Charlton Green was 20 when he was arrested after having oral sex with a 16-year-old male in a Georgia hotel room.
He was convicted of a sex crime — not because the act was not consensual (it was), nor because the teen was not within the age of consent (in Georgia, it is 16). He was convicted because the incident happened in 1997, when oral and anal sex between consenting adults was prohibited under Georgia’s sodomy law. The conviction required him to register as a sex offender, a stigmatizing label that he carried for years.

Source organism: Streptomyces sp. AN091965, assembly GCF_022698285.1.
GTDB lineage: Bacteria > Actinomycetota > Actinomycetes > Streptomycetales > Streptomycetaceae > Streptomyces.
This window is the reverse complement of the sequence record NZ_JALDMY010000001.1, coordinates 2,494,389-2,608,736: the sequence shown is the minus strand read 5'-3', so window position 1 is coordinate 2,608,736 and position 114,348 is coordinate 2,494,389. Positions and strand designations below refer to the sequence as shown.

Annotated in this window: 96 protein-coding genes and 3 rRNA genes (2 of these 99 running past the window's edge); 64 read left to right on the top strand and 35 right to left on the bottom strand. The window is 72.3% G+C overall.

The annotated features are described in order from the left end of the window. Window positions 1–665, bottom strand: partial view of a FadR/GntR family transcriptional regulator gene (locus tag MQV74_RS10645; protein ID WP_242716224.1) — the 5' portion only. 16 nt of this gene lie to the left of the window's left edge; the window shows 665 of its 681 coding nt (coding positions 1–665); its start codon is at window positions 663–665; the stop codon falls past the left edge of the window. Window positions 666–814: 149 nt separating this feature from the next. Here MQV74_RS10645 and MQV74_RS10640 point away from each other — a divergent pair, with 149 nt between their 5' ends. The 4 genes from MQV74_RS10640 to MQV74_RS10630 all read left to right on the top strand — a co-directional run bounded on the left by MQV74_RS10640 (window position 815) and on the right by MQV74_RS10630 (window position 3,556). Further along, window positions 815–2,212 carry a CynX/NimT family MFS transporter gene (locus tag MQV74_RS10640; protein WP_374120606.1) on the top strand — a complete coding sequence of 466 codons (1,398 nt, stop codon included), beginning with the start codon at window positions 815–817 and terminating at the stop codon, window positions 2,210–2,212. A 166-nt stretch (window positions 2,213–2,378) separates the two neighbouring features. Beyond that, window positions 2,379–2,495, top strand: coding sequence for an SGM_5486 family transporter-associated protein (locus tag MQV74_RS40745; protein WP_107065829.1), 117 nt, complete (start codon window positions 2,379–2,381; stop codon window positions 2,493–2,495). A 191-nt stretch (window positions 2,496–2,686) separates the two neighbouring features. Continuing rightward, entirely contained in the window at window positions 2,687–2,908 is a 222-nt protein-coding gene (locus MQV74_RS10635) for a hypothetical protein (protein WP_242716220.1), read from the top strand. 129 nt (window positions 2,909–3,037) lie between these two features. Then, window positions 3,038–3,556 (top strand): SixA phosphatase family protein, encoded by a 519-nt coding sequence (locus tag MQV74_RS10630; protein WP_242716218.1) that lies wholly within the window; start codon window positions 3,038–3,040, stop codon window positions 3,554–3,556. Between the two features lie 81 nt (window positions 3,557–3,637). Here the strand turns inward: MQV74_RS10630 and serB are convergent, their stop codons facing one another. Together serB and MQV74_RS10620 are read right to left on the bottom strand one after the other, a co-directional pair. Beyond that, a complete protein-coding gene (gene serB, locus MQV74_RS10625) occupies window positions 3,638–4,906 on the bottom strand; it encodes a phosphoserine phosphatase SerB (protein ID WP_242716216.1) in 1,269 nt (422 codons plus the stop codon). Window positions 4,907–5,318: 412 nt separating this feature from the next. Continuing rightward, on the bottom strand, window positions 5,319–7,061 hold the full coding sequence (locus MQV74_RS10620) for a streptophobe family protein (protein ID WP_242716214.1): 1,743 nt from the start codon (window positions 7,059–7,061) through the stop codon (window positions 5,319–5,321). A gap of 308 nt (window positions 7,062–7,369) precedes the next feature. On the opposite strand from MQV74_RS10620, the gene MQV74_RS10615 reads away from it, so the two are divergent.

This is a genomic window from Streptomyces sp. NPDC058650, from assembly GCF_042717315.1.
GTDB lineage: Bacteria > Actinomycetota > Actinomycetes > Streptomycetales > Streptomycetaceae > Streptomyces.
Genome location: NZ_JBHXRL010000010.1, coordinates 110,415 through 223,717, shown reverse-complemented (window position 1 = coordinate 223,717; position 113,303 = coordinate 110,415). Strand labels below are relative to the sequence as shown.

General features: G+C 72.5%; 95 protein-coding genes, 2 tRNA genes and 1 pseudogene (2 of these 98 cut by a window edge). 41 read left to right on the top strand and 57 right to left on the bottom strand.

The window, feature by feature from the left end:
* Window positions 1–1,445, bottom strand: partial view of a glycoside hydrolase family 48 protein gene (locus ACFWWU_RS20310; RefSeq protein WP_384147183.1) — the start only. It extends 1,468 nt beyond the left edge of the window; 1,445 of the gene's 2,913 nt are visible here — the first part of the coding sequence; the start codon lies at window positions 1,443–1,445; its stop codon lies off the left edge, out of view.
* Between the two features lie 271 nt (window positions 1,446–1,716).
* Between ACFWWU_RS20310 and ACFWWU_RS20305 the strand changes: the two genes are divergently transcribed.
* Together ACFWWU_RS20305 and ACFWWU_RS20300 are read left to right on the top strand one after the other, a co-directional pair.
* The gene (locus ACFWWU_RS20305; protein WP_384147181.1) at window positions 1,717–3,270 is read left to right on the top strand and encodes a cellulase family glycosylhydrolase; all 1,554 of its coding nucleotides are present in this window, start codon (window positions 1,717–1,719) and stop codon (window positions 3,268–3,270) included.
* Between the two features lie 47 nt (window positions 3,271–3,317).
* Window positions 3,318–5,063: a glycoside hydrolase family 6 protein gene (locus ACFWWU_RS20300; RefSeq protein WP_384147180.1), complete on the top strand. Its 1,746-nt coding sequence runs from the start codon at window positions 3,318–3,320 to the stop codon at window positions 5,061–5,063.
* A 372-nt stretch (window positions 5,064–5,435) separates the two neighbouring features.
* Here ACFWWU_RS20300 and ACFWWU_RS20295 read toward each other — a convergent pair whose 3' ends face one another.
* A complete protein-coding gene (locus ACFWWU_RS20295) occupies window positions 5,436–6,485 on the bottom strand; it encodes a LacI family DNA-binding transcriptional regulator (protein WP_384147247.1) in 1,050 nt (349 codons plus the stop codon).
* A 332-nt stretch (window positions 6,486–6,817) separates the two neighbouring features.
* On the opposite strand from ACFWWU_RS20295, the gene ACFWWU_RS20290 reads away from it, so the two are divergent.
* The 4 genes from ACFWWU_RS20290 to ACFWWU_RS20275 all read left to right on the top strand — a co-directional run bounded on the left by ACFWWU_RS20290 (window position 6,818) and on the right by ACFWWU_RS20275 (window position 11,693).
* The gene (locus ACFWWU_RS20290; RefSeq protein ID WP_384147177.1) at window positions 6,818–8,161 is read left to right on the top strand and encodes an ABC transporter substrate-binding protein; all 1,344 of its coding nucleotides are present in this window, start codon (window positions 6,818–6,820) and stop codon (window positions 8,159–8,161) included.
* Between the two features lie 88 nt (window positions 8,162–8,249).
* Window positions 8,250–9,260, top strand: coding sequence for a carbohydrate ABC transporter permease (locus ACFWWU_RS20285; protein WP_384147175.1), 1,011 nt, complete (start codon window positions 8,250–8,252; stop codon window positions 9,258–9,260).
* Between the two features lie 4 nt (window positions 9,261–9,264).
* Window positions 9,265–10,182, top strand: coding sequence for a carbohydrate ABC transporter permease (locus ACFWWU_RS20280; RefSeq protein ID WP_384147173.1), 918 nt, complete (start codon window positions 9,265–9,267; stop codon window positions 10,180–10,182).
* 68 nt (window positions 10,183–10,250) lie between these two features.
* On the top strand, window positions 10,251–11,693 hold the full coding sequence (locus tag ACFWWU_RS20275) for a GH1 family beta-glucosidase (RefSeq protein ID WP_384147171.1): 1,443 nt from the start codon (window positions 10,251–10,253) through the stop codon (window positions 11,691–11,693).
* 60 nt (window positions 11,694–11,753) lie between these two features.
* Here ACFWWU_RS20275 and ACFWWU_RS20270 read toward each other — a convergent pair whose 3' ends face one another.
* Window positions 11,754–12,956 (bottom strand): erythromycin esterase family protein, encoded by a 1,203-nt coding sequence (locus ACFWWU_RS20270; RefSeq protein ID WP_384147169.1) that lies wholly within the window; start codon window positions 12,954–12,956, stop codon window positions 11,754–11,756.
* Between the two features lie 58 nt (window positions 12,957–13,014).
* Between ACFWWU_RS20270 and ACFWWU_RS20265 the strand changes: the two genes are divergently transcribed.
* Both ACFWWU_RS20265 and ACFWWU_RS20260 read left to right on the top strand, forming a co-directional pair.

Georgia’s Supreme Court invalidated the state’s sodomy law a year later, and the U.S. Supreme Court ruled against all such state laws in 2003, but Green’s legal status remains the same. Although his name was removed from the sex-offender registry in 2012, he remains convicted of sodomy and failure to register as a sex offender. Last week, the 11th U.S. Circuit Court of Appeals reversed a federal-district court’s ruling that would’ve thrown out those convictions.